I don’t really know if she’ll improve for you if you don’t like her from the beginning. I always did like her. She might get more mature along the way, based on how childish her best friend seems when you meet her in this book, something I meant to comment on but forgot to. *snaps fingers*

      It’s not that I hate Ember and Chase, but I don’t super ship them together either.

      I like the world building, although it’s not hyper-detailed. Seems more believable than most, like the crazy religious right republicans took over the US. With all the things senators will proudly declare, it wouldn’t surprise me.

  8. Mariya says:

    This sounds like a really good book. I am currently a little (ok, a LOT) obsessed with dystopian YA fiction.

  9. Mariya says:

    What interests me most about this particular dystopian novel is, “Unlike most YA dystopian series, the resistance is hardly a blip on the radar of the government. The resistance’s attempts to overthrow the government feel largely futile” This is something that’s rare in YA fiction. I am tired of the main character in a book COMPLETELY overthrowing a oppressive government or having a HUGE effect on it, like in Hunger Games, Divergent, and Masque of the Red Death. I think it would be nice to see a protagonist do her best to change the way things are in her dystopian world but not necessarily change EVERYTHING in it – I think that would be much more believable.

    • Christina says:

      Yes! Me too. I mean, of course I love seeing good triumph over dystopian government, but that’s really not the classic pattern, and I get a bit tired of the government being overthrown in book one because it’s just so easy. Of course, in THG it at least took three books and a ton of death. I suspect that’s how it will go down here, but I really can’t say for sure, and I like that.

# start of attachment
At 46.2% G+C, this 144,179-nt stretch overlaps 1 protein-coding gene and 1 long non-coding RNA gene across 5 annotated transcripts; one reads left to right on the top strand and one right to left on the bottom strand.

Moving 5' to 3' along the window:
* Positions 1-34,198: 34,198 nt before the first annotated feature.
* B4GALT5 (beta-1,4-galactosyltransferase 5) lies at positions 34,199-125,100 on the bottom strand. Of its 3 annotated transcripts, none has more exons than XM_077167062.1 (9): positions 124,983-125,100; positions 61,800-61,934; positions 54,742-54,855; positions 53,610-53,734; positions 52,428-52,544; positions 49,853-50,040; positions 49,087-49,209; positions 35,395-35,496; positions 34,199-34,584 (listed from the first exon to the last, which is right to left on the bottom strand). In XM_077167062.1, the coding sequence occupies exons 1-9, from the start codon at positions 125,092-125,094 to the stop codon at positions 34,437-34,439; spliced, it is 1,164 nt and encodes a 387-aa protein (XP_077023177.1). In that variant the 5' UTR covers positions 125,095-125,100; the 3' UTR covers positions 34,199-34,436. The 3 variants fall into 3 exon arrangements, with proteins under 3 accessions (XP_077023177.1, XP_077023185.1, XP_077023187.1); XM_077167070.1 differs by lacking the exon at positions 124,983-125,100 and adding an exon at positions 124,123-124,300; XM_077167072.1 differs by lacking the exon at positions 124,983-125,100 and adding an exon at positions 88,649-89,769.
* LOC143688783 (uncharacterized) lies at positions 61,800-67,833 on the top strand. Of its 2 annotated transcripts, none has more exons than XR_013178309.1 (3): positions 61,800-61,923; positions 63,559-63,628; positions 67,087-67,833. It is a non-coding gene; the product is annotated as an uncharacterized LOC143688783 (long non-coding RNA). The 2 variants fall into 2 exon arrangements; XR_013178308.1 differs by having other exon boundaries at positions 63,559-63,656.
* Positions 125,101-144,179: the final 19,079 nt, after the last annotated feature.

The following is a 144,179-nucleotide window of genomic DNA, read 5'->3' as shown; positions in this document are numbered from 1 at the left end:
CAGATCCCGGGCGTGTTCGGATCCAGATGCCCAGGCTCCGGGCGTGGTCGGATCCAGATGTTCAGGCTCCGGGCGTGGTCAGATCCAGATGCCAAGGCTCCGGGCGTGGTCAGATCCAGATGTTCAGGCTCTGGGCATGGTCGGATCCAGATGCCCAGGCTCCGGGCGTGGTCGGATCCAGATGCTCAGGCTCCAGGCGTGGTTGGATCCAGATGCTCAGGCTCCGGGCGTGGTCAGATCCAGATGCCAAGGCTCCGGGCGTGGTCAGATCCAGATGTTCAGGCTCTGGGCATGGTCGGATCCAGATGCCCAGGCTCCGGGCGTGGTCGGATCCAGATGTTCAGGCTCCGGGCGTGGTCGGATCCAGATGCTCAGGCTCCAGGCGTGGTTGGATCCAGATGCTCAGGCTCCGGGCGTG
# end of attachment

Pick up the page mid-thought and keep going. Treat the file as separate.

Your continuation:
10. Princess Ash says:

    Oh, that’s just going to make me mad. I DON’T CARE ABOUT ALL THE IMPORTANT THINGS. If they’re relationship becomes a dud, I’m going to sulk no doubt about it. As much as I was starting to like Ember and however much I DEFINITELY enjoyed the world-building and plot, I’m not going to be able shrug away this less easily sold connection this time around. Simmons, homegirl, MAKE IT BETTER.

    And also, I just wanted to let you know that your reviews give me such a good vision of what to expect while still keeping me on my toes. THANKS :DD

    • Christina says:

      Oh dear! Don’t get me wrong: I don’t hate them as a couple. They’re not bad, and you might love them. They have a connection, I think, but they’re struggling with how to reconcile their emotions with Chase’s involvement in her mother’s murder. Oddly, he struggles with it more than she does.

      Awww,thanks. 🙂 *blushes*

  11. I cannot wait to read this and see how it follows up Article 5.

  12. Vivien says:

    I thought this was an excellent sequel!! I’m really liking this series more and more. I’m definitely eager for book 3! (I love the relationship between Ember and Chase)